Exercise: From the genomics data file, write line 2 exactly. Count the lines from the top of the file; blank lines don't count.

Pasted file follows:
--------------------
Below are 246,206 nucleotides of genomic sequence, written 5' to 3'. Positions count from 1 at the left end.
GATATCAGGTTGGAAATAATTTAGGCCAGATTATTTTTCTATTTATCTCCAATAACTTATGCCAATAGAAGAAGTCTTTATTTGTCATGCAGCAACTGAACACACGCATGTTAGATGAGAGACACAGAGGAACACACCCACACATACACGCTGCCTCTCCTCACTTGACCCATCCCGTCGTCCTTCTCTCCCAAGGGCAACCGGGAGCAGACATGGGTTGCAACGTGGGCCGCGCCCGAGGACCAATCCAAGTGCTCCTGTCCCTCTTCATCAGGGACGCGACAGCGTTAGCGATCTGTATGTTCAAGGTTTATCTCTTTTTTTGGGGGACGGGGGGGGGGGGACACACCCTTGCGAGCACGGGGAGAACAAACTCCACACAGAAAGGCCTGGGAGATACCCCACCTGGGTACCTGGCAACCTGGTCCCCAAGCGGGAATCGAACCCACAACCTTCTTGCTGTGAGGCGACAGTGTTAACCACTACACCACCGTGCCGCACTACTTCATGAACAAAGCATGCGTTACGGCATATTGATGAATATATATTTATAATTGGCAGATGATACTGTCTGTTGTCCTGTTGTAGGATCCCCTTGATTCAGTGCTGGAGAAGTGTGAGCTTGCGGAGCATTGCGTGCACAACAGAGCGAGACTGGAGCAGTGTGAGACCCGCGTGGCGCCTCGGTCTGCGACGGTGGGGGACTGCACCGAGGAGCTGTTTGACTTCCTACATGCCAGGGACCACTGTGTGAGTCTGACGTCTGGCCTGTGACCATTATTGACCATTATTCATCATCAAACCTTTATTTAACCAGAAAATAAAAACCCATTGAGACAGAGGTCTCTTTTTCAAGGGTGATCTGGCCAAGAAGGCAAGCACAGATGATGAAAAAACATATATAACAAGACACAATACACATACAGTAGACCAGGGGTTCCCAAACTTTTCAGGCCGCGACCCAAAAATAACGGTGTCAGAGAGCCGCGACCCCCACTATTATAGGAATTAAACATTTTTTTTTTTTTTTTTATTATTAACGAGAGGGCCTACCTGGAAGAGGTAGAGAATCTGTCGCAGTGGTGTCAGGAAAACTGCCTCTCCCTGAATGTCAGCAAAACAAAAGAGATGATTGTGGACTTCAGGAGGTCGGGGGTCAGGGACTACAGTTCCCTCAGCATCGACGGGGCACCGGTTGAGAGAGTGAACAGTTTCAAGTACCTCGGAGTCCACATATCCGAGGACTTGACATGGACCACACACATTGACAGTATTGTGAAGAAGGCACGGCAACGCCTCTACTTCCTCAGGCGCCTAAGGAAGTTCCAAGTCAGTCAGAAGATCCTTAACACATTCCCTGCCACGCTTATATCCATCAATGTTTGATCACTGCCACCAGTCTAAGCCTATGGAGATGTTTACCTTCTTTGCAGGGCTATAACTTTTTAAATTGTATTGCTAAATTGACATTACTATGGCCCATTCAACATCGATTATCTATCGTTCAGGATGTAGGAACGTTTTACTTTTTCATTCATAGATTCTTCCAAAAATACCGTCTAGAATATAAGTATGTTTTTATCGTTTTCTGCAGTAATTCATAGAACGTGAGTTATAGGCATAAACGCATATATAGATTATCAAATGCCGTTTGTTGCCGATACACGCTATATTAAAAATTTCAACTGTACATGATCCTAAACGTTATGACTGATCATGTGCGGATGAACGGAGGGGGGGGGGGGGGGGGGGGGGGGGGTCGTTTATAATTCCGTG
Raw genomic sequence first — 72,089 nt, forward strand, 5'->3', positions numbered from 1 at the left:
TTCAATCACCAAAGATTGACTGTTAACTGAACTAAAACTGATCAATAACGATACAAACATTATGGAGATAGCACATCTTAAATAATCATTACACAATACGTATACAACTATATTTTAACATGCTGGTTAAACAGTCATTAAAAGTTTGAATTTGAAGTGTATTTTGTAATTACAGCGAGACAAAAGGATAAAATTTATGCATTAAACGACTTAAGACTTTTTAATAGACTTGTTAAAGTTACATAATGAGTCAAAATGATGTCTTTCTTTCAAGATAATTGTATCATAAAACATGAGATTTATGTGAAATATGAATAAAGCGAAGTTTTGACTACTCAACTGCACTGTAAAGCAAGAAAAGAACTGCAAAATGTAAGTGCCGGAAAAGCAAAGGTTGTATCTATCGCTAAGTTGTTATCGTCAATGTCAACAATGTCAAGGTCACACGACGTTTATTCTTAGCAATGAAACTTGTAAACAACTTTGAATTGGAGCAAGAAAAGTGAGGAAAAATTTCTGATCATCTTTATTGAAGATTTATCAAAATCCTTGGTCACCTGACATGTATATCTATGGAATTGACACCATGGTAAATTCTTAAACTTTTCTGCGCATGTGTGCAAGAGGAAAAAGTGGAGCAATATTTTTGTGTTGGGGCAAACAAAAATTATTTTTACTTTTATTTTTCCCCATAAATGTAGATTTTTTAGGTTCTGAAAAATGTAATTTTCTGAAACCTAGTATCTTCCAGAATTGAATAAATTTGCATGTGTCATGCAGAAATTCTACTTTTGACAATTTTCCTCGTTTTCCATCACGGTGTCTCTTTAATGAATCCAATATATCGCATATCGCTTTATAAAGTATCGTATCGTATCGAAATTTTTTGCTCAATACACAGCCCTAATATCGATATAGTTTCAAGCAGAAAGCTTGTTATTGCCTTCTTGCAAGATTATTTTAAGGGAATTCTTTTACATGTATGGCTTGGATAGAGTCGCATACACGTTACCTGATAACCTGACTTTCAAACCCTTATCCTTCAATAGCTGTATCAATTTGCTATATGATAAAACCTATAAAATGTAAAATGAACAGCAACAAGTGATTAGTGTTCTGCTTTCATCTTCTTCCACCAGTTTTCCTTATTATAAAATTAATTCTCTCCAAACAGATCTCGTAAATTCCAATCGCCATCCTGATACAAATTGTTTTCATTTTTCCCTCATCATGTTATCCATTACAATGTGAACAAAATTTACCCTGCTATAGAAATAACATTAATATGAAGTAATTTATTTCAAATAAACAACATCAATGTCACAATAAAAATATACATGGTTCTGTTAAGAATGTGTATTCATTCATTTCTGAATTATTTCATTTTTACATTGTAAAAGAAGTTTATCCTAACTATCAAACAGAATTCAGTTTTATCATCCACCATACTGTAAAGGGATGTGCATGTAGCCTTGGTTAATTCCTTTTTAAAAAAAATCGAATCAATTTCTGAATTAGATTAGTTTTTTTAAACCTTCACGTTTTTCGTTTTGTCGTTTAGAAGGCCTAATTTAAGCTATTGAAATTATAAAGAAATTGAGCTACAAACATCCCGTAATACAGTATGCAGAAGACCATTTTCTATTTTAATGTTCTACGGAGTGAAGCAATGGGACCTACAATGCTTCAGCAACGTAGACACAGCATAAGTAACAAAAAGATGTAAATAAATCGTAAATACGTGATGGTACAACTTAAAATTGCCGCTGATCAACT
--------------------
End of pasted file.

GATATCAGGTTGGAAATAATTTAGGCCAGATTATTTTTCTATTTATCTCCAATAACTTATGCCAATAGAAGAAGTCTTTATTTGTCATGCAGCAACTGAACACACGCATGTTAGATGAGAGACACAGAGGAACACACCCACACATACACGCTGCCTCTCCTCACTTGACCCATCCCGTCGTCCTTCTCTCCCAAGGGCAACCGGGAGCAGACATGGGTTGCAACGTGGGCCGCGCCCGAGGACCAATCCAAGTGCTCCTGTCCCTCTTCATCAGGGACGCGACAGCGTTAGCGATCTGTATGTTCAAGGTTTATCTCTTTTTTTGGGGGACGGGGGGGGGGGGACACACCCTTGCGAGCACGGGGAGAACAAACTCCACACAGAAAGGCCTGGGAGATACCCCACCTGGGTACCTGGCAACCTGGTCCCCAAGCGGGAATCGAACCCACAACCTTCTTGCTGTGAGGCGACAGTGTTAACCACTACACCACCGTGCCGCACTACTTCATGAACAAAGCATGCGTTACGGCATATTGATGAATATATATTTATAATTGGCAGATGATACTGTCTGTTGTCCTGTTGTAGGATCCCCTTGATTCAGTGCTGGAGAAGTGTGAGCTTGCGGAGCATTGCGTGCACAACAGAGCGAGACTGGAGCAGTGTGAGACCCGCGTGGCGCCTCGGTCTGCGACGGTGGGGGACTGCACCGAGGAGCTGTTTGACTTCCTACATGCCAGGGACCACTGTGTGAGTCTGACGTCTGGCCTGTGACCATTATTGACCATTATTCATCATCAAACCTTTATTTAACCAGAAAATAAAAACCCATTGAGACAGAGGTCTCTTTTTCAAGGGTGATCTGGCCAAGAAGGCAAGCACAGATGATGAAAAAACATATATAACAAGACACAATACACATACAGTAGACCAGGGGTTCCCAAACTTTTCAGGCCGCGACCCAAAAATAACGGTGTCAGAGAGCCGCGACCCCCACTATTATAGGAATTAAACATTTTTTTTTTTTTTTTTATTATTAACGAGAGGGCCTACCTGGAAGAGGTAGAGAATCTGTCGCAGTGGTGTCAGGAAAACTGCCTCTCCCTGAATGTCAGCAAAACAAAAGAGATGATTGTGGACTTCAGGAGGTCGGGGGTCAGGGACTACAGTTCCCTCAGCATCGACGGGGCACCGGTTGAGAGAGTGAACAGTTTCAAGTACCTCGGAGTCCACATATCCGAGGACTTGACATGGACCACACACATTGACAGTATTGTGAAGAAGGCACGGCAACGCCTCTACTTCCTCAGGCGCCTAAGGAAGTTCCAAGTCAGTCAGAAGATCCTTAACACATTCCCTGCCACGCTTATATCCATCAATGTTTGATCACTGCCACCAGTCTAAGCCTATGGAGATGTTTACCTTCTTTGCAGGGCTATAACTTTTTAAATTGTATTGCTAAATTGACATTACTATGGCCCATTCAACATCGATTATCTATCGTTCAGGATGTAGGAACGTTTTACTTTTTCATTCATAGATTCTTCCAAAAATACCGTCTAGAATATAAGTATGTTTTTATCGTTTTCTGCAGTAATTCATAGAACGTGAGTTATAGGCATAAACGCATATATAGATTATCAAATGCCGTTTGTTGCCGATACACGCTATATTAAAAATTTCAACTGTACATGATCCTAAACGTTATGACTGATCATGTGCGGATGAACGGAGGGGGGGGGGGGGGGGGGGGGGGGGGTCGTTTATAATTCCGTG